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Android users installed 2 BILLION data-stealing, backdooring apps

But the Apple fan in your office wins the Darwin Award for running a pwned iOS app

Users have downloaded more than two billion data-stealing Android apps, while large swathes of enterprises are reportedly housing malicious iOS apps, according to security firm Proofpoint.

The firm found some 12,000 malicious apps across 'authorised' Android app stores, with code to steal data, create backdoors, and wreak havoc in other ways.

"Malicious mobile apps are no longer corner cases - they’re real-world threats," researchers wrote in the report (PDF).

"Our analysis of authorised Android app stores discovered more than 12,000 malicious mobile apps - capable of stealing information, creating backdoors, and other functions - accounting for more than 2 billion downloads."

The firm says in its report that a surprising 40 per cent of an undisclosed number of enterprises using Proofpoint's TAP mobile security had Apple devices running malicious apps.

Those apps did not necessarily compromise only jailbroken phones and could use various user-initiated enterprise managing features and side-loading techniques to load on devices.

"About 40 percent of large enterprises sampled by Proofpoint TAP Mobile Defense researchers had malicious apps from DarkSideLoader marketplaces - that is, rogue app stores - on them," researchers wrote, adding that "... users who download apps from rogue marketplaces - and bypass multiple security warnings in the process - are four times more likely to download an app that is malicious."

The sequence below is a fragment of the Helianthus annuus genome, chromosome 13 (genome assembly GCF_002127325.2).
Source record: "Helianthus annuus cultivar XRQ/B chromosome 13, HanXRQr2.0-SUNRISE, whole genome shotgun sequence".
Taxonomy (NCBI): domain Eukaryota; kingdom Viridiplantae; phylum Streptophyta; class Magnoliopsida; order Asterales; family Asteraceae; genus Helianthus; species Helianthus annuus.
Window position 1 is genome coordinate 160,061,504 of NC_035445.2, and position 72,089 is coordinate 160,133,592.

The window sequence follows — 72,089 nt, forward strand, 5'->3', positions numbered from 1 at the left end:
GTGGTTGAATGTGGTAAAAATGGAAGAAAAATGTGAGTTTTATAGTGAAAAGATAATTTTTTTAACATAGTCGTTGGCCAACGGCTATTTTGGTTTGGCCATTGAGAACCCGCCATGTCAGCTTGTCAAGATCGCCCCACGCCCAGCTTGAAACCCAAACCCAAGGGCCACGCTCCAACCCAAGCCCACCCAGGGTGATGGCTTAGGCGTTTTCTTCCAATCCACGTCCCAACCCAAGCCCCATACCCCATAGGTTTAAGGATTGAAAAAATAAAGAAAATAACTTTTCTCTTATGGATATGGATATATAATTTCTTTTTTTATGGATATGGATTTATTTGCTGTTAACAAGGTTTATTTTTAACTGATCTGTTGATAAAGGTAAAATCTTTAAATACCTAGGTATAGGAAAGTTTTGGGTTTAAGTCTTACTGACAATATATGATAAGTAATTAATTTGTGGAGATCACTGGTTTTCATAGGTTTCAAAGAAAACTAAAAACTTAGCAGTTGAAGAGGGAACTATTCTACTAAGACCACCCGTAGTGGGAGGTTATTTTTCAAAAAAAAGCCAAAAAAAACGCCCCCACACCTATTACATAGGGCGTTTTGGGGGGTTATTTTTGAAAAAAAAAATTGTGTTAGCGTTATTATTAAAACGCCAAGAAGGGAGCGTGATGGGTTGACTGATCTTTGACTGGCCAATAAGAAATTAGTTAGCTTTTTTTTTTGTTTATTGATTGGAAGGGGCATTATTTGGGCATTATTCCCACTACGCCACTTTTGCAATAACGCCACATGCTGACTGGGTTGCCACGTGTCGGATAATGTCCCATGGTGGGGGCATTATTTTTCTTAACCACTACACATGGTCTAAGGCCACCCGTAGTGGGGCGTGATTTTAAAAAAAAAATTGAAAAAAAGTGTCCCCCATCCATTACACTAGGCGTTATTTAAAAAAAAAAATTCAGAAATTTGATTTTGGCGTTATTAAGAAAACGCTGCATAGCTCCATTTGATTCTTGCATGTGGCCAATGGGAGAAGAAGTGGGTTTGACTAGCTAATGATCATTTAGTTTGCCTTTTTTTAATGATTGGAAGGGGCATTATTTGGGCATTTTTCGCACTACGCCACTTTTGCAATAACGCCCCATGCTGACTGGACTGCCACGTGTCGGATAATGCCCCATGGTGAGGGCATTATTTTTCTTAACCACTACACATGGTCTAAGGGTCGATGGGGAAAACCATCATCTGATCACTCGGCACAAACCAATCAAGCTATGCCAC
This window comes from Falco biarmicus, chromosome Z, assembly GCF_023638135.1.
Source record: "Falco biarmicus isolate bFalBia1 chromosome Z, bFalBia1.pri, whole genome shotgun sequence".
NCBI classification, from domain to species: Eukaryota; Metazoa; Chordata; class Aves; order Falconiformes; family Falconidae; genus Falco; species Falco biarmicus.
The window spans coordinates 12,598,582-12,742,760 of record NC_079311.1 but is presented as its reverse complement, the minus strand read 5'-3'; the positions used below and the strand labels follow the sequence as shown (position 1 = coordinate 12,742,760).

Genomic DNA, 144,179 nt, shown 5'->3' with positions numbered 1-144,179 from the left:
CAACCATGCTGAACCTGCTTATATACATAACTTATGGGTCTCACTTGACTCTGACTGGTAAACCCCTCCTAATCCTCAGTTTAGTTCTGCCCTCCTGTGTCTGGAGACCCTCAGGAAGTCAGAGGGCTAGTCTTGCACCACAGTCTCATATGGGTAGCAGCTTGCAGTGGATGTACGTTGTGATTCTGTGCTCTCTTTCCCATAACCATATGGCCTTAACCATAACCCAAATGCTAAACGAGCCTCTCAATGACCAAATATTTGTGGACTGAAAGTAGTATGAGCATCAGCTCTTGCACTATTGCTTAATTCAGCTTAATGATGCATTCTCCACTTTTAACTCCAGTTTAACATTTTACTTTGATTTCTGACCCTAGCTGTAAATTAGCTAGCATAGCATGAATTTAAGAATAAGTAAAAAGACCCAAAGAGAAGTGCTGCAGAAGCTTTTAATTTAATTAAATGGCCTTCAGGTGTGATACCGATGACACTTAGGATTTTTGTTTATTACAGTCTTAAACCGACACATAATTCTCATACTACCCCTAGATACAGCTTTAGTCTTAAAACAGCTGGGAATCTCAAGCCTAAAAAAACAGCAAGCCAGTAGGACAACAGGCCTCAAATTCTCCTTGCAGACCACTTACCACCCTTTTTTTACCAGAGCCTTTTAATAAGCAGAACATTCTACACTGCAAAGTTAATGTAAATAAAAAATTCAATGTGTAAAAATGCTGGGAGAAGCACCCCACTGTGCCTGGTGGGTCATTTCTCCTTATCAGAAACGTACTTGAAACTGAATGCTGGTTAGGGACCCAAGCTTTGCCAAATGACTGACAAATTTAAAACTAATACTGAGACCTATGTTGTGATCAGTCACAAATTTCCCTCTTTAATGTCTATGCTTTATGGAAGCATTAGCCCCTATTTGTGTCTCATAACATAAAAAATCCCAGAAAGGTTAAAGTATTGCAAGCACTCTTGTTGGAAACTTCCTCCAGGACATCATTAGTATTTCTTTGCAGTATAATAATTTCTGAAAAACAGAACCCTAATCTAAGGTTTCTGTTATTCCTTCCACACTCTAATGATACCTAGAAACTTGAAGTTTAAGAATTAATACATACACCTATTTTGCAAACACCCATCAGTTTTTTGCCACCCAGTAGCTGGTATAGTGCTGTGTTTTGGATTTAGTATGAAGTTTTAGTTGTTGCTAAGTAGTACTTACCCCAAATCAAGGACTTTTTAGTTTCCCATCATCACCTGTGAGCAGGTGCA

The statistics are surprising since iOS is generally more secure than Android on account of its restricted application installation controls.

Android version history

Android version history. Image: Erikrespo.

Google-powered fondleslab-and-smartmobe users can simply flick a switch to allow installation of apps from any source.

While the much-improved Android 6.0 restricts the damage malicious software can create, most users are stuck in an Android 4.4. KitKat time-warp.

The much-popped late-2013 release of Android still runs on 36 percent of devices, just out-pacing version 5.0 a.k.a Lollipop which runs on 34 percent of Androids, the company reckons.

Russian security firm Kaspersky has also emitted statistics on the mobile malware menace. It reports that last year a whopping 94,344 were users hit with mobile ransomware, a five-fold uptick since 2014.

Kaspersky adds that the number of regular mobile banking trojans plummeted from 16,586 in 2014 to 7030, however it notes that super-user malware that gains root access on devices is "extremely popular" among criminals. ®

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